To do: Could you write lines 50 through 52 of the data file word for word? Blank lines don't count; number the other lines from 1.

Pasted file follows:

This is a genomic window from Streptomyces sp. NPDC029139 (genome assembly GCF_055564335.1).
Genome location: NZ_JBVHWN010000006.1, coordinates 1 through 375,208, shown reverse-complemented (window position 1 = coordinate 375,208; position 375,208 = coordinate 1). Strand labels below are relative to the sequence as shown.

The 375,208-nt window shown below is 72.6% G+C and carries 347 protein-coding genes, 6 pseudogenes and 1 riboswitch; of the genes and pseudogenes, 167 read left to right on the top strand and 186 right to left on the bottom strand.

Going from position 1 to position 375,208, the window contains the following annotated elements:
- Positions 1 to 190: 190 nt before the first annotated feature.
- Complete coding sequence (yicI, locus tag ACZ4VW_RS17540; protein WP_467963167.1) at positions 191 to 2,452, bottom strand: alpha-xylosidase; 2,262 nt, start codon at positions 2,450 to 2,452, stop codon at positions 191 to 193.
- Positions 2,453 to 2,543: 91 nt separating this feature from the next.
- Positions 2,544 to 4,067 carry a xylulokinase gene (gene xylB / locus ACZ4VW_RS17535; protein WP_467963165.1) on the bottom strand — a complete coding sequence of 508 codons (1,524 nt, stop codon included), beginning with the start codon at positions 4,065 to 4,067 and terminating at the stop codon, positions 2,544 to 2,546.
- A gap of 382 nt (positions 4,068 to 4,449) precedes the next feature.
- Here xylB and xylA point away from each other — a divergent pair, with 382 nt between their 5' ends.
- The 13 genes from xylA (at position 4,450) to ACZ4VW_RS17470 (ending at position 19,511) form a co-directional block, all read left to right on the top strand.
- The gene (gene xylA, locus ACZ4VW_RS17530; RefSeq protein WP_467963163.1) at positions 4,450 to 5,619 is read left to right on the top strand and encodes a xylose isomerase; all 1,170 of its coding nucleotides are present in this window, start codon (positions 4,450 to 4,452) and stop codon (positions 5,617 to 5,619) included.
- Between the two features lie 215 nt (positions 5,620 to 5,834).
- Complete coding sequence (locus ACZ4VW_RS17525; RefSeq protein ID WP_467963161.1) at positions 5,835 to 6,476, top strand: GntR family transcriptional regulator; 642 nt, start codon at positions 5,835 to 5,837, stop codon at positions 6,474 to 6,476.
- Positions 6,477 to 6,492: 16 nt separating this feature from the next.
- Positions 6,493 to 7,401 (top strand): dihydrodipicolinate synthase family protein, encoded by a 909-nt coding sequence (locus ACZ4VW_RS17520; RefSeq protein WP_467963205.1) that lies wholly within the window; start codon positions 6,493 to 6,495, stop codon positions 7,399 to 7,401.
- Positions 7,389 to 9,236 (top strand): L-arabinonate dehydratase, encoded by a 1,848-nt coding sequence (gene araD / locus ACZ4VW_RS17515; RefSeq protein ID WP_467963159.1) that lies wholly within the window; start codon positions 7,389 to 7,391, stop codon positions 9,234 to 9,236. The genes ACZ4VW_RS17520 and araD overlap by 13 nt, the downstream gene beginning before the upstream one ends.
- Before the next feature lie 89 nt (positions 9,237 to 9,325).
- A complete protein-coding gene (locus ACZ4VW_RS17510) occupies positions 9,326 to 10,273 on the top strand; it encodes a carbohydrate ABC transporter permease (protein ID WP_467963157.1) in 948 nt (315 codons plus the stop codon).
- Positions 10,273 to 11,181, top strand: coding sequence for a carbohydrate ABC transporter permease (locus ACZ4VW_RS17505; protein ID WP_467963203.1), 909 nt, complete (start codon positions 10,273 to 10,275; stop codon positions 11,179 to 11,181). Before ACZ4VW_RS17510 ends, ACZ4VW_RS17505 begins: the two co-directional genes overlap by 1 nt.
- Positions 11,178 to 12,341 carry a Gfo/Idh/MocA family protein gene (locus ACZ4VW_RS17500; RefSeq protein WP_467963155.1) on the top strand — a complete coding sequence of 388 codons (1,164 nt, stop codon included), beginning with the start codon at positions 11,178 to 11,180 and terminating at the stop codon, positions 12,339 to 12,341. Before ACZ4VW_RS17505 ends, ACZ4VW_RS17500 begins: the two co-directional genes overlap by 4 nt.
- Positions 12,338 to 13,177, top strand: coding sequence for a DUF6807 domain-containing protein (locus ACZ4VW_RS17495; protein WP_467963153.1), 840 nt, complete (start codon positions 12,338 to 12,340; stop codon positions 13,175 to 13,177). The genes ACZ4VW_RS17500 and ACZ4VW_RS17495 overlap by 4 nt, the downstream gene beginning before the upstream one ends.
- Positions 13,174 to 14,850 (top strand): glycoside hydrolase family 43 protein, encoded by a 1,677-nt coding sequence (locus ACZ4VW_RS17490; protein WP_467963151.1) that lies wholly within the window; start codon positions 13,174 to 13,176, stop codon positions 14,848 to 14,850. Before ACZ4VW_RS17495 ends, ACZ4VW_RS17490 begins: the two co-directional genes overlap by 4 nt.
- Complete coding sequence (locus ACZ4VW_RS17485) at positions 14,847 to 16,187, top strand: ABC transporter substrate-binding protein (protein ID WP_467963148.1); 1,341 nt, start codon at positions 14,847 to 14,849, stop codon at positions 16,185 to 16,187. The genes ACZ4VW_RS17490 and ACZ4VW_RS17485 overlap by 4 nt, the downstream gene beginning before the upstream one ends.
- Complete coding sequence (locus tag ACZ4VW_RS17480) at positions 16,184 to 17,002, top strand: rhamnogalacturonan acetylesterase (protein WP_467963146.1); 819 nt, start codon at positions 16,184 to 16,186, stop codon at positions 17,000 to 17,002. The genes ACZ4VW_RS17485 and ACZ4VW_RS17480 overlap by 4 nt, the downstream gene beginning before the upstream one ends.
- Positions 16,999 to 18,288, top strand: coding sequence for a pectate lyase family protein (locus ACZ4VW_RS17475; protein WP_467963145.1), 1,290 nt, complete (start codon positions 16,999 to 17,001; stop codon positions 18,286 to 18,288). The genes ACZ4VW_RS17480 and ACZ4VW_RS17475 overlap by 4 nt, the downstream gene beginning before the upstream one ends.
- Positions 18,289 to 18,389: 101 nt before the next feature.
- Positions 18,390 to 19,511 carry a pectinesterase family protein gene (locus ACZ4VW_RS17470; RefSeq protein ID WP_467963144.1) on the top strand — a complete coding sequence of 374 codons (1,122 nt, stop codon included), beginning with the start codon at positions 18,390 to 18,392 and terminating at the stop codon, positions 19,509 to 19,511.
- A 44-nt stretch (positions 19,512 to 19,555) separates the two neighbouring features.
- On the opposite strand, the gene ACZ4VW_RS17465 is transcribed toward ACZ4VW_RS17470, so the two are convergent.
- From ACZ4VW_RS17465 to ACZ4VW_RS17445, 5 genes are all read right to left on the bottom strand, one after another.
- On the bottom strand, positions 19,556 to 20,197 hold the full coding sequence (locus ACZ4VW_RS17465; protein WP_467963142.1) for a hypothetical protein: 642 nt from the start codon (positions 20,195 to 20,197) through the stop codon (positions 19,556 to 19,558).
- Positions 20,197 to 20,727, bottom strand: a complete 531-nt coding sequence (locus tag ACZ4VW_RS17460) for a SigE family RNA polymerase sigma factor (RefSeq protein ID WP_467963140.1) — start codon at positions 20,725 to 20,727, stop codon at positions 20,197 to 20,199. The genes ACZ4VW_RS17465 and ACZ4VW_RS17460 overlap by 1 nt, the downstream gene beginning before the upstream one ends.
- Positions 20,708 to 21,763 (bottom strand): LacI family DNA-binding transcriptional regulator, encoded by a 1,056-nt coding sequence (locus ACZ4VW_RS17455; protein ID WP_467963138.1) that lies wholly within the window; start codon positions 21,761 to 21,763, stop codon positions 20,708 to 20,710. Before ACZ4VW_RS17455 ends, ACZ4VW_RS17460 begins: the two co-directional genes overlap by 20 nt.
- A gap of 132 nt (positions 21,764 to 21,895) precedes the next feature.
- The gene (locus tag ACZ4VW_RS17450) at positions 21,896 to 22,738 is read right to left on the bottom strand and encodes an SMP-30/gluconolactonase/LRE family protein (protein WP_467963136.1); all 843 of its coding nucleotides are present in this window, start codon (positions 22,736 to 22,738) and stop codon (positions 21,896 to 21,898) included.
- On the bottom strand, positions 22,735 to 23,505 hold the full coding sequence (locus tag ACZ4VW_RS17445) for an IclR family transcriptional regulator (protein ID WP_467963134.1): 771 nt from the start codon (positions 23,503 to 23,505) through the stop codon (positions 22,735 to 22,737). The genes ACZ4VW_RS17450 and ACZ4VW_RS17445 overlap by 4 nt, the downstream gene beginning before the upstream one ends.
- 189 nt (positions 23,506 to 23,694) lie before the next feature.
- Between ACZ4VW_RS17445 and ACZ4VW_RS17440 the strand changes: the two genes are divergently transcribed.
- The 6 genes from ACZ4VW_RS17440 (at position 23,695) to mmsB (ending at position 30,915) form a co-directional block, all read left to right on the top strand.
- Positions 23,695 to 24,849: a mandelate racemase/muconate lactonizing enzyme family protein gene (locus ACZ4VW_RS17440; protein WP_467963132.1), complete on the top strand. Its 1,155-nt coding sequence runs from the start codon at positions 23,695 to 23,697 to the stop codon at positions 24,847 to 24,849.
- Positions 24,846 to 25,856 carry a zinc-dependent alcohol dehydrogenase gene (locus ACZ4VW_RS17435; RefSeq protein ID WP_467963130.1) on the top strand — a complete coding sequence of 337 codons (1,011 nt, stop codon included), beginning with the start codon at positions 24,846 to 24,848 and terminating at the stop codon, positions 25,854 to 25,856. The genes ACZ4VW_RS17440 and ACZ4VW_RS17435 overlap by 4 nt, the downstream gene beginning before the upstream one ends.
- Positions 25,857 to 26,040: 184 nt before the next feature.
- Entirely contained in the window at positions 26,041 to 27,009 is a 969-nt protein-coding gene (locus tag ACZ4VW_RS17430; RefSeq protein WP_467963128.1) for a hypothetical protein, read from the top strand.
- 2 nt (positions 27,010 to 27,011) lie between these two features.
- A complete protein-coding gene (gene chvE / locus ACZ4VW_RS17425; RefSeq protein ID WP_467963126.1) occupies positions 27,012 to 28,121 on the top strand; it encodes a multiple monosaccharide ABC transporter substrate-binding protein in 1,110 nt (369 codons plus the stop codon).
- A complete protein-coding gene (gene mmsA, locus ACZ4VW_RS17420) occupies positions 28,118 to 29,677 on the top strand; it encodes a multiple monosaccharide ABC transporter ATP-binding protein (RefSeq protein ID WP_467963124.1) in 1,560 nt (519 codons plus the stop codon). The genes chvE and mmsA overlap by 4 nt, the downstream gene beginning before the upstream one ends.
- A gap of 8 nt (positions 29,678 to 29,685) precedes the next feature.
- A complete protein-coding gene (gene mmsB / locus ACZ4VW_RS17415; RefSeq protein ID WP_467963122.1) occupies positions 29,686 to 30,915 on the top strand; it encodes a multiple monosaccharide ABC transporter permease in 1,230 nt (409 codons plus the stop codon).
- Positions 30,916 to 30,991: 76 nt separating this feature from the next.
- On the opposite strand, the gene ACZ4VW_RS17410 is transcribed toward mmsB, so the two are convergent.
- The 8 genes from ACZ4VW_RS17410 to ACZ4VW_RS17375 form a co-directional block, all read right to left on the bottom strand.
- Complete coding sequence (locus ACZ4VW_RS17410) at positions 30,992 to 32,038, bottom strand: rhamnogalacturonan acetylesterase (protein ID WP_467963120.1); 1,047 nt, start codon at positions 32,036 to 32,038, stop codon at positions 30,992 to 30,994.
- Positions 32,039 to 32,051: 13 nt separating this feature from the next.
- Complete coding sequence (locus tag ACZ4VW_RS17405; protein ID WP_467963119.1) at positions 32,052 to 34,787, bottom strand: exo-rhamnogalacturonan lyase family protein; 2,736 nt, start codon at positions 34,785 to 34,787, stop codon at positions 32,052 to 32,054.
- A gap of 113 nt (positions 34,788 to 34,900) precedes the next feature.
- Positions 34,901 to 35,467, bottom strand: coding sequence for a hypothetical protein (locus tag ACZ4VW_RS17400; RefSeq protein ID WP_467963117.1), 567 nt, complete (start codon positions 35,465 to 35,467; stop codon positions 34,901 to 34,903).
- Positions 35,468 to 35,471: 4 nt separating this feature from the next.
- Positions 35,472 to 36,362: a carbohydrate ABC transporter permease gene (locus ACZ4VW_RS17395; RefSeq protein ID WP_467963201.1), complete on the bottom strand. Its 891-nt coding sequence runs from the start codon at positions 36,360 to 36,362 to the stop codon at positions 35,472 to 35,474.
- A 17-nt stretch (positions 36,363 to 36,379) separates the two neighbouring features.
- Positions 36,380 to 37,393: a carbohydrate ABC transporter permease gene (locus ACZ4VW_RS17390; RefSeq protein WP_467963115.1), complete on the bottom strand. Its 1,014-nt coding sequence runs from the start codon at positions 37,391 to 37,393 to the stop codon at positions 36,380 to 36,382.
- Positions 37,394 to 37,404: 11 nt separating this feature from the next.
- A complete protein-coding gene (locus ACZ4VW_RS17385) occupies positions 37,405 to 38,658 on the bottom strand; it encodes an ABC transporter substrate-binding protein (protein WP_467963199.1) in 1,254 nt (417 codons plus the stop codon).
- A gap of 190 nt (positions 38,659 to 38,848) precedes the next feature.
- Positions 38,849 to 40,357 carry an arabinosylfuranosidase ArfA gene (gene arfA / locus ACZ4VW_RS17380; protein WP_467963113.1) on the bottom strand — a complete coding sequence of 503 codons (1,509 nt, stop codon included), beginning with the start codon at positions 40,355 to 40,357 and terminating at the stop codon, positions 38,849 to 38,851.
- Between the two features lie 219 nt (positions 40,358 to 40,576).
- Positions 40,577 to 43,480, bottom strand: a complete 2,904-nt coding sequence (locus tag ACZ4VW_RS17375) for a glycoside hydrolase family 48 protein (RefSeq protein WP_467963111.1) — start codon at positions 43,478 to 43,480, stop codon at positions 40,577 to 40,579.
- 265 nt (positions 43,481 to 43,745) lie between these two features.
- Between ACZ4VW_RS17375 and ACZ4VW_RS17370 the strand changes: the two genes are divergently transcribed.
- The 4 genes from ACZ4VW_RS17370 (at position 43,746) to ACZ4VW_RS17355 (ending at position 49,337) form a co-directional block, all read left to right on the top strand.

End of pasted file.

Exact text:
- Positions 30,916 to 30,991: 76 nt separating this feature from the next.
- On the opposite strand, the gene ACZ4VW_RS17410 is transcribed toward mmsB, so the two are convergent.
- The 8 genes from ACZ4VW_RS17410 to ACZ4VW_RS17375 form a co-directional block, all read right to left on the bottom strand.